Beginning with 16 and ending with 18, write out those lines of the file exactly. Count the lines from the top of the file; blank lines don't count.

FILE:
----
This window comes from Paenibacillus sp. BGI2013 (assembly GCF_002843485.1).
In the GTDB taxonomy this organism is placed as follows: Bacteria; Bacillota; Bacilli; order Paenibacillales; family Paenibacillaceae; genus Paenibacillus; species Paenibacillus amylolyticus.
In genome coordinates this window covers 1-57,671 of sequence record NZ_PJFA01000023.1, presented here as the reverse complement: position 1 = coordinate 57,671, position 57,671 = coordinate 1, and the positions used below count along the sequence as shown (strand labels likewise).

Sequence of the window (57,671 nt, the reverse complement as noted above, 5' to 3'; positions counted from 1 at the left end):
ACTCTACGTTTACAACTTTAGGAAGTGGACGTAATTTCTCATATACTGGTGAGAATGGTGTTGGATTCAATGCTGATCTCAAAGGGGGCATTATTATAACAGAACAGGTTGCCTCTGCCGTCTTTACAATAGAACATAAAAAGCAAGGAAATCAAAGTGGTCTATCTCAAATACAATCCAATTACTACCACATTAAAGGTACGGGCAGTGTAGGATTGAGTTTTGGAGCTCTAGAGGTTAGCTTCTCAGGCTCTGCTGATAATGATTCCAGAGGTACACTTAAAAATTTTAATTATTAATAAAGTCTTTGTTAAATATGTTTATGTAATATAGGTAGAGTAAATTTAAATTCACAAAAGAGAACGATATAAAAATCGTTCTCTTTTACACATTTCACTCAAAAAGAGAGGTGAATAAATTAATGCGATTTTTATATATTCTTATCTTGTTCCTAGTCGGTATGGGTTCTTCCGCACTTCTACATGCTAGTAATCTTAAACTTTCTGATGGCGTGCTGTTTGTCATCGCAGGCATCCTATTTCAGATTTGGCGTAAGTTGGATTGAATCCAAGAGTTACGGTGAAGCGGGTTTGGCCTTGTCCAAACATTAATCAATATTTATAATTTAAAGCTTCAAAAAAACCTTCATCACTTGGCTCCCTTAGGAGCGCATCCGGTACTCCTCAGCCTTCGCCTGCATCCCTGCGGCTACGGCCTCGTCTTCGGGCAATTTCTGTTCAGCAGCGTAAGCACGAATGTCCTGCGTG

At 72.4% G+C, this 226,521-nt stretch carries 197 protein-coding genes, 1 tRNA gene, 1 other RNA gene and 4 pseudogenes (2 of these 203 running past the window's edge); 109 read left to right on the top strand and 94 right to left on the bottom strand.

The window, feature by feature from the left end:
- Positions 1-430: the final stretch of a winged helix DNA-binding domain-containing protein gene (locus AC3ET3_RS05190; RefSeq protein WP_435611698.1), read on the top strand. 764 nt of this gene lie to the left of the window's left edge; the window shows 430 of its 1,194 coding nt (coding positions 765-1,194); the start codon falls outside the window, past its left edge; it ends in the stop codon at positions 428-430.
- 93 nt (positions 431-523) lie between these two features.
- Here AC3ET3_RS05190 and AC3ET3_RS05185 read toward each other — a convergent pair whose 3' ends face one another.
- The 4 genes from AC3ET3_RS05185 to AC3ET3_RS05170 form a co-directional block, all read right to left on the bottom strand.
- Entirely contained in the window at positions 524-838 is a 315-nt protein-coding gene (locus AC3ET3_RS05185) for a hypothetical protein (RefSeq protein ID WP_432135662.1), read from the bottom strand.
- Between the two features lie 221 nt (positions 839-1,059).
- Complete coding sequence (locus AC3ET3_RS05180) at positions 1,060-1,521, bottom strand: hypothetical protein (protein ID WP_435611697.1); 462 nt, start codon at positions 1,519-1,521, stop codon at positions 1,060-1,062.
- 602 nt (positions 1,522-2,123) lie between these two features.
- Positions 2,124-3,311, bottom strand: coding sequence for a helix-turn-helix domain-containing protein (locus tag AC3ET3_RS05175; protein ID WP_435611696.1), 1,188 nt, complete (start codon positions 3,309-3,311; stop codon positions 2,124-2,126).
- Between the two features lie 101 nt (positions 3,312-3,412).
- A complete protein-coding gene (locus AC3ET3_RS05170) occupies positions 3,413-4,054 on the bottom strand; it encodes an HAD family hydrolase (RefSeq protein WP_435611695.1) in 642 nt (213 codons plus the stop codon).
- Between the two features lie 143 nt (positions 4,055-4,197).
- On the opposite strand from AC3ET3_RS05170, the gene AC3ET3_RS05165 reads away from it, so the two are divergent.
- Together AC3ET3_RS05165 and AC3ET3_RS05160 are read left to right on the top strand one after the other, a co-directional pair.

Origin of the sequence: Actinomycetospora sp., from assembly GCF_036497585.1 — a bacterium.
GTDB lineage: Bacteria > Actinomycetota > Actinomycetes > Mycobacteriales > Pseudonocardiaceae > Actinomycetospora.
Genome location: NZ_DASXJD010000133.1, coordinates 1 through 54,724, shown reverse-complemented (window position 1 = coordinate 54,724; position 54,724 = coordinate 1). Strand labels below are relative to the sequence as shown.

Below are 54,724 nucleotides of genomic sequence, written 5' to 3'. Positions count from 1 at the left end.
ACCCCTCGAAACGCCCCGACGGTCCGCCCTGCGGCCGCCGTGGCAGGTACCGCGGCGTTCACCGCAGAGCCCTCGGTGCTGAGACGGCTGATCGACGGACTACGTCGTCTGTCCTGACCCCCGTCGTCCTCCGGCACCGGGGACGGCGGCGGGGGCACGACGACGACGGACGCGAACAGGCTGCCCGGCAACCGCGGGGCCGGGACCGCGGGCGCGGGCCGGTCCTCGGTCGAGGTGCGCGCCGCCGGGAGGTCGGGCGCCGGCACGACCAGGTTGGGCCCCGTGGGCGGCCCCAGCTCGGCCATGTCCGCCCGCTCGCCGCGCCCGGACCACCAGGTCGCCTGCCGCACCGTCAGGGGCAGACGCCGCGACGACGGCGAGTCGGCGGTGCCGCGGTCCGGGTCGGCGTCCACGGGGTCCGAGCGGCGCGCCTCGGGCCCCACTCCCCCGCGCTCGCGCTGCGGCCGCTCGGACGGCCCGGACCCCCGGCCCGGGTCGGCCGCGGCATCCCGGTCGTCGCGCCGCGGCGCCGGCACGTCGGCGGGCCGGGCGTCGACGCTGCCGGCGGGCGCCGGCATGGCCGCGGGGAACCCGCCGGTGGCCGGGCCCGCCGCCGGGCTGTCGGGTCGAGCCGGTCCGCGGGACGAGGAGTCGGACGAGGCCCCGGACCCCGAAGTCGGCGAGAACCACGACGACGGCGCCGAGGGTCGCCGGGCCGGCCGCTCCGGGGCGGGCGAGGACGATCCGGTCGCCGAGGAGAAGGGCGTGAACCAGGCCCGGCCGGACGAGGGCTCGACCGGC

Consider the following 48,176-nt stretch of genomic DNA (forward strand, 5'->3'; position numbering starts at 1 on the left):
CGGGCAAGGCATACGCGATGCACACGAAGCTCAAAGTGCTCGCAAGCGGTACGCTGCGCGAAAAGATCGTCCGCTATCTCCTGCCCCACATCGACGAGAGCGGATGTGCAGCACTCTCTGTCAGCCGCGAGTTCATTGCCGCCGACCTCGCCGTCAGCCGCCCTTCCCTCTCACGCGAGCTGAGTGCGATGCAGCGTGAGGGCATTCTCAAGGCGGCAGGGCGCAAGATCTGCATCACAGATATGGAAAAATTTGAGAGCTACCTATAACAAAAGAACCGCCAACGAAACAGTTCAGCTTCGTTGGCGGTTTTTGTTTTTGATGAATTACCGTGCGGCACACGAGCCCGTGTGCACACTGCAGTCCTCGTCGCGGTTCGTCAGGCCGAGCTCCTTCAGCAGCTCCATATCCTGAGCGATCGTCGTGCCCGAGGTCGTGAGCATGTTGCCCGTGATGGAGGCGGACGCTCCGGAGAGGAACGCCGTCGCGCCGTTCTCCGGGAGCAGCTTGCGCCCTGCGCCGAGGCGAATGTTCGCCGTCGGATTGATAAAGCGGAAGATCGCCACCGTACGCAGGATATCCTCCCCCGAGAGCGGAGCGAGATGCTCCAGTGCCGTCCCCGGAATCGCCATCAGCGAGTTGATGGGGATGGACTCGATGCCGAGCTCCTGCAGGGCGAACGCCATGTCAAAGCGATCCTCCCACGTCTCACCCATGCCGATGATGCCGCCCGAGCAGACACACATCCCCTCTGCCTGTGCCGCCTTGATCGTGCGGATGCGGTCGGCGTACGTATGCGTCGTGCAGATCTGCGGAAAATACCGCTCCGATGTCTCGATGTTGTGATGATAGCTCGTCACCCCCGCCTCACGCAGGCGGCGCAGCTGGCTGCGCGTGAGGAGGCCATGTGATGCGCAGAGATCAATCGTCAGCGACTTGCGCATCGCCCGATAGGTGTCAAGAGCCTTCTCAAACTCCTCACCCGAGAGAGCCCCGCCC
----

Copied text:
- Positions 2,124-3,311, bottom strand: coding sequence for a helix-turn-helix domain-containing protein (locus tag AC3ET3_RS05175; protein ID WP_435611696.1), 1,188 nt, complete (start codon positions 3,309-3,311; stop codon positions 2,124-2,126).
- Between the two features lie 101 nt (positions 3,312-3,412).
- A complete protein-coding gene (locus AC3ET3_RS05170) occupies positions 3,413-4,054 on the bottom strand; it encodes an HAD family hydrolase (RefSeq protein WP_435611695.1) in 642 nt (213 codons plus the stop codon).